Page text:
You must decide whether the interpreter arranged by the police for the PACE interview can also act as the interpreter in the taking of instructions and giving advice to your client. In most instances that interpreter will be appropriate to act for your client.

You should use a different interpreter where:

  • the interpreter arranged by the police cannot meet all of the client’s needs, listed in Section 2.1 of this practice note
  • there are multiple suspects
  • the client knows the interpreter arranged by the police personally

Other factors you should consider include whether:

  • the charges are of a particularly sensitive and/or serious nature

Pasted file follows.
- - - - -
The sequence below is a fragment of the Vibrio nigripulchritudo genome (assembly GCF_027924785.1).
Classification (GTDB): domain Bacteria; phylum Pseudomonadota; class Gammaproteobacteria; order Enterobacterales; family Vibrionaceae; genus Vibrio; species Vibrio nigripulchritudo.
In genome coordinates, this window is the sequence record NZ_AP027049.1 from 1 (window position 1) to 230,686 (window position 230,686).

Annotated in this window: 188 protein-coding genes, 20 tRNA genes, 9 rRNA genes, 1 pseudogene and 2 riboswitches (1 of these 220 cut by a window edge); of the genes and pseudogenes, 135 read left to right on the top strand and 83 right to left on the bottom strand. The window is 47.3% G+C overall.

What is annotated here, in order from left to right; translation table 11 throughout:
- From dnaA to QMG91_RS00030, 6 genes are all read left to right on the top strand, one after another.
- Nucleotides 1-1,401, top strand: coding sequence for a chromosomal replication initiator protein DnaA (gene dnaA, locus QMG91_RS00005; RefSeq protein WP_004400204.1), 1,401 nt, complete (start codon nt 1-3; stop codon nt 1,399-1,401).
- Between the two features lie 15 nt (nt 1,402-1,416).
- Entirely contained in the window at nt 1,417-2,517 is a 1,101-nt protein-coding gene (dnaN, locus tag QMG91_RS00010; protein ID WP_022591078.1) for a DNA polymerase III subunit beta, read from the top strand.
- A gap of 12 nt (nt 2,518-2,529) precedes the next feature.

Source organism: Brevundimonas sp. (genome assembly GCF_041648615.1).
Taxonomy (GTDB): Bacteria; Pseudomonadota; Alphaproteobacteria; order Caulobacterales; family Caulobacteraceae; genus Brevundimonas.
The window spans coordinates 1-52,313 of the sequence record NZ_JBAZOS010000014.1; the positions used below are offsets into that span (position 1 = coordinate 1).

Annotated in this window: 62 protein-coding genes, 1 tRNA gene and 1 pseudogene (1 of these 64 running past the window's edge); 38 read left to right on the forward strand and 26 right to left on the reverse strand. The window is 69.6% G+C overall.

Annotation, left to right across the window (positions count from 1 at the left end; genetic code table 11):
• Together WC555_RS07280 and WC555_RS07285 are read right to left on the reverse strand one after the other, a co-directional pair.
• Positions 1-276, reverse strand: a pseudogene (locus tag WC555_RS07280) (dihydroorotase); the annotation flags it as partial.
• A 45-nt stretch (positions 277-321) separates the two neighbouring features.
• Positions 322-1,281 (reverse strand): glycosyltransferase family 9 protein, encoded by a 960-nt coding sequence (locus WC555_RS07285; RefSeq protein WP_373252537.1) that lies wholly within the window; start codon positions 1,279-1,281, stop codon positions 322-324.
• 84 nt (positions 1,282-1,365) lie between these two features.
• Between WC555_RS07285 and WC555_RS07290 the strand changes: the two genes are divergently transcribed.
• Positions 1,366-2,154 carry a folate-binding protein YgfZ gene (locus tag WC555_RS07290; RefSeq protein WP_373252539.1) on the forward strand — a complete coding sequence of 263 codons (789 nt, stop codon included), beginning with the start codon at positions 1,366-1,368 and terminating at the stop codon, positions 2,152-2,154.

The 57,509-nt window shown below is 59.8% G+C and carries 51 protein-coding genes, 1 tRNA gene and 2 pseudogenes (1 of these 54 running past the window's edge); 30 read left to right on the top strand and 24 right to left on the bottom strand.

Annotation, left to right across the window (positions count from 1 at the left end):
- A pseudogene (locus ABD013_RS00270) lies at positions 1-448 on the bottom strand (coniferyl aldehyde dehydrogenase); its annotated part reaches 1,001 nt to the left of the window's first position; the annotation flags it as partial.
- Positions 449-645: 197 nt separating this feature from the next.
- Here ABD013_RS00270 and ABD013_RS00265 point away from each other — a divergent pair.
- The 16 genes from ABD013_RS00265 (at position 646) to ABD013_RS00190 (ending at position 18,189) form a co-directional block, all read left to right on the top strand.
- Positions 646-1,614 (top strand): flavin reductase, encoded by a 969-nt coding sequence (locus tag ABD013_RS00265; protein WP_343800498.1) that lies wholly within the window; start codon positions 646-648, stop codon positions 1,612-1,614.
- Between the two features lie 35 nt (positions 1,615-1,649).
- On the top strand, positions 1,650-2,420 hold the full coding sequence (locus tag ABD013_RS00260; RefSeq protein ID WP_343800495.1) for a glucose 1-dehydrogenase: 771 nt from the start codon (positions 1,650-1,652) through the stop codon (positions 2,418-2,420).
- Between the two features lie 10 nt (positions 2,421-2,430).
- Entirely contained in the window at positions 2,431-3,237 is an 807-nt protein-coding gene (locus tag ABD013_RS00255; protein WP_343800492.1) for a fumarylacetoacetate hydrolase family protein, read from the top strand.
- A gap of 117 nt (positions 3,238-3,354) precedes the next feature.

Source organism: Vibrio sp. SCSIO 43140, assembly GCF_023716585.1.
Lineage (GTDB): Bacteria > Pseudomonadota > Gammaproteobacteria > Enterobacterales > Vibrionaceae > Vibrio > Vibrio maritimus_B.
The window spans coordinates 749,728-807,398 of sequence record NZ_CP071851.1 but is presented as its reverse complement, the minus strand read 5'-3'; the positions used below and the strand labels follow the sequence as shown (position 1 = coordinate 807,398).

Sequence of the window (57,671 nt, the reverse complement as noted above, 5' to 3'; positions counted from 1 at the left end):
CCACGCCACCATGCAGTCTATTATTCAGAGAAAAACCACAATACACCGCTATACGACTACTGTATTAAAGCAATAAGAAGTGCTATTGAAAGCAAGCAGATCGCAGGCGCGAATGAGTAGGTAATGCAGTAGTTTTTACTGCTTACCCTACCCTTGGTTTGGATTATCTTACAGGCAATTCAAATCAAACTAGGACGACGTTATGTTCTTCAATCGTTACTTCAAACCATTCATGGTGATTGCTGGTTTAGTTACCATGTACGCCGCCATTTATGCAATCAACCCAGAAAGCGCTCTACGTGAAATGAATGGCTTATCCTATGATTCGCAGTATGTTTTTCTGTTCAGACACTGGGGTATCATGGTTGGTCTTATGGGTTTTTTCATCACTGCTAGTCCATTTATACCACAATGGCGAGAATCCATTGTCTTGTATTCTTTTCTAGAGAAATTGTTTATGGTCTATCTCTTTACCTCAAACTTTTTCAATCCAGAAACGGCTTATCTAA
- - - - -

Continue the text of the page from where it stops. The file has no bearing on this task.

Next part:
• there is a significant risk that the client’s comprehension of police questioning, and/or the accuracy of the interpretation of police questioning will be disputed, and the interpreter is a potential prosecution witness in the matter
  • community relations are such that the client has little confidence in the interpreter/police relationship, and this may affect the quality of your consultation and the development of the fiduciary relationship between you and your client

If you believe that the interpreter arranged by the police is appropriate, you should:

  • explain the position to the client and obtain their consent that the interpreter arranged by the police be used for the consultation